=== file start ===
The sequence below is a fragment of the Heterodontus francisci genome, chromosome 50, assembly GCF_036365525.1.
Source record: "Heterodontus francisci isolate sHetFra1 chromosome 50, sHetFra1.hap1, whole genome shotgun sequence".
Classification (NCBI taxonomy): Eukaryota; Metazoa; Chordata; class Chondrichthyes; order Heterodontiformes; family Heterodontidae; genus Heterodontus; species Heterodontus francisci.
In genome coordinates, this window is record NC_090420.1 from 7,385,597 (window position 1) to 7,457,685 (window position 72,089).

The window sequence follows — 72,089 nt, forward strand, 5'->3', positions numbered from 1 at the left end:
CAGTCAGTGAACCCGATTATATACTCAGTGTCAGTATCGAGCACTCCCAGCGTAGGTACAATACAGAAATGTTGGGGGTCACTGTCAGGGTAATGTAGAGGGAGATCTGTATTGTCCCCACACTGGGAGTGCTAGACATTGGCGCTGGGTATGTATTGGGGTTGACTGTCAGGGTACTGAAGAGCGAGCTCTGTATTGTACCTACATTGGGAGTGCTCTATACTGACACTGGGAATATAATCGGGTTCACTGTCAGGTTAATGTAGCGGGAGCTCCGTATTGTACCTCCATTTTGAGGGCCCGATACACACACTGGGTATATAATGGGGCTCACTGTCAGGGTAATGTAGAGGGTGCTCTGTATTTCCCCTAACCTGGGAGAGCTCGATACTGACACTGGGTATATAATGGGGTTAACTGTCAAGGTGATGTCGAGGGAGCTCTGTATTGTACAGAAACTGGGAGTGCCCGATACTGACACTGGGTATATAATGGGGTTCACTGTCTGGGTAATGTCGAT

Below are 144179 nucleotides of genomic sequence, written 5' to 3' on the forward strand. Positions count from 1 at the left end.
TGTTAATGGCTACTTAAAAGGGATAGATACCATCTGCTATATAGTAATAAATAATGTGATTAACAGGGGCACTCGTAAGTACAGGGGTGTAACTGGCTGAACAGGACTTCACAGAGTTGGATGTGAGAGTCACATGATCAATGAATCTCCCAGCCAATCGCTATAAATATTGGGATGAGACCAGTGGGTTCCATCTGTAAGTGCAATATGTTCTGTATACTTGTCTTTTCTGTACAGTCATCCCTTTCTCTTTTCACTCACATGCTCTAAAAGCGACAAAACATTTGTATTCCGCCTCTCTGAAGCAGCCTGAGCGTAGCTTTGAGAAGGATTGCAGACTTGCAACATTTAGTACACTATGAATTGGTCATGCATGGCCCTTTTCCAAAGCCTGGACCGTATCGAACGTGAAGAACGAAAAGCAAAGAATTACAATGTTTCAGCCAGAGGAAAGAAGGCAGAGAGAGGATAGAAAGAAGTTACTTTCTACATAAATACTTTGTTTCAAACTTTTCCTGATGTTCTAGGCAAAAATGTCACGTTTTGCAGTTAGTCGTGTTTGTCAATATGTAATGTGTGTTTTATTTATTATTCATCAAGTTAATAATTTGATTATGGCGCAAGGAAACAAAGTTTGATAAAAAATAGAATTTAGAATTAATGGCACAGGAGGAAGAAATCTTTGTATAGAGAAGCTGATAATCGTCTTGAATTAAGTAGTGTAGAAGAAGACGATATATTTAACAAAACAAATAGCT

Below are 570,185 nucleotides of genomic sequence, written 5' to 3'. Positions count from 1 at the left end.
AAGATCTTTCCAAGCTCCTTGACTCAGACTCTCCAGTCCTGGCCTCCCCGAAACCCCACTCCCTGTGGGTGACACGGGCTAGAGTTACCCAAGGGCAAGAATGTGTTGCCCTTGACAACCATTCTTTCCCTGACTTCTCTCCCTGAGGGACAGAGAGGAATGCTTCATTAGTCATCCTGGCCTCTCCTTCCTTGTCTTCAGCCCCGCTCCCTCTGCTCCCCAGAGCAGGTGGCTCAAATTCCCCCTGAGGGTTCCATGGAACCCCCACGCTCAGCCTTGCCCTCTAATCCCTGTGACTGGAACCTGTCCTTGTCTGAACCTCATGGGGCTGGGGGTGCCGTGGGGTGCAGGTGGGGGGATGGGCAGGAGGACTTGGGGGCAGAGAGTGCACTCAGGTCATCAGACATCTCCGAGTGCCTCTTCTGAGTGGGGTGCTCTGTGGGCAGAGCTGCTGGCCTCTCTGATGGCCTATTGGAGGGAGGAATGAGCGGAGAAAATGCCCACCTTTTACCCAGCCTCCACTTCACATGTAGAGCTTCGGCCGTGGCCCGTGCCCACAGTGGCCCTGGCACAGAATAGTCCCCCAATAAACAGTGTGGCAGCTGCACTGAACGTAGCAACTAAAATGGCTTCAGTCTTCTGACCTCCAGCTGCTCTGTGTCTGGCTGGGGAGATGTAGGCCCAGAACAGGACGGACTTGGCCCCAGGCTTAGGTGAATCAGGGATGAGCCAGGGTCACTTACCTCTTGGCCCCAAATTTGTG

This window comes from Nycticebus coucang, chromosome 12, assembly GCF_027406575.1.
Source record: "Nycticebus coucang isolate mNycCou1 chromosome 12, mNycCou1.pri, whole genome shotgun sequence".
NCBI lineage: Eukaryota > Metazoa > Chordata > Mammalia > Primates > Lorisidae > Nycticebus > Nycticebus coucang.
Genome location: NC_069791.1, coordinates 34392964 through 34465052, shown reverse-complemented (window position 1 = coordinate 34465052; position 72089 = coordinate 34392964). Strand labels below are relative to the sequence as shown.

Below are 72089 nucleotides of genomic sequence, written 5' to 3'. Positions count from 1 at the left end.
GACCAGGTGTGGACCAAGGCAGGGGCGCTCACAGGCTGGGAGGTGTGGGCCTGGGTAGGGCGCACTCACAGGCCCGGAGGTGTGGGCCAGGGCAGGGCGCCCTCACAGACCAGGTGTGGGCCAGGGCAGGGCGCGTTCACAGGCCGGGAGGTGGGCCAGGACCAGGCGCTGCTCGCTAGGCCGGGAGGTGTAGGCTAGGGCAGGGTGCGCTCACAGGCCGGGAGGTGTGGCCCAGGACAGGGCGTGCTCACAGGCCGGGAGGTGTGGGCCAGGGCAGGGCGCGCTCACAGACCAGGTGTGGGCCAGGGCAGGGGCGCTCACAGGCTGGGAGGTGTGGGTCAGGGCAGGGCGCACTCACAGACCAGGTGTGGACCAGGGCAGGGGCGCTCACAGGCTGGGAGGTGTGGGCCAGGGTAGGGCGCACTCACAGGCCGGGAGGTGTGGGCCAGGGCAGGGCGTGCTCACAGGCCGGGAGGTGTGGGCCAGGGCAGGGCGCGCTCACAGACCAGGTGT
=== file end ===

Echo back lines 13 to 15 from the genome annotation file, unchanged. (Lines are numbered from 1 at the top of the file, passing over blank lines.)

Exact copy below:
NCBI lineage: Eukaryota > Metazoa > Chordata > Mammalia > Primates > Lorisidae > Nycticebus > Nycticebus coucang.
Genome location: NC_069791.1, coordinates 34392964 through 34465052, shown reverse-complemented (window position 1 = coordinate 34465052; position 72089 = coordinate 34392964). Strand labels below are relative to the sequence as shown.

Below are 72089 nucleotides of genomic sequence, written 5' to 3'. Positions count from 1 at the left end.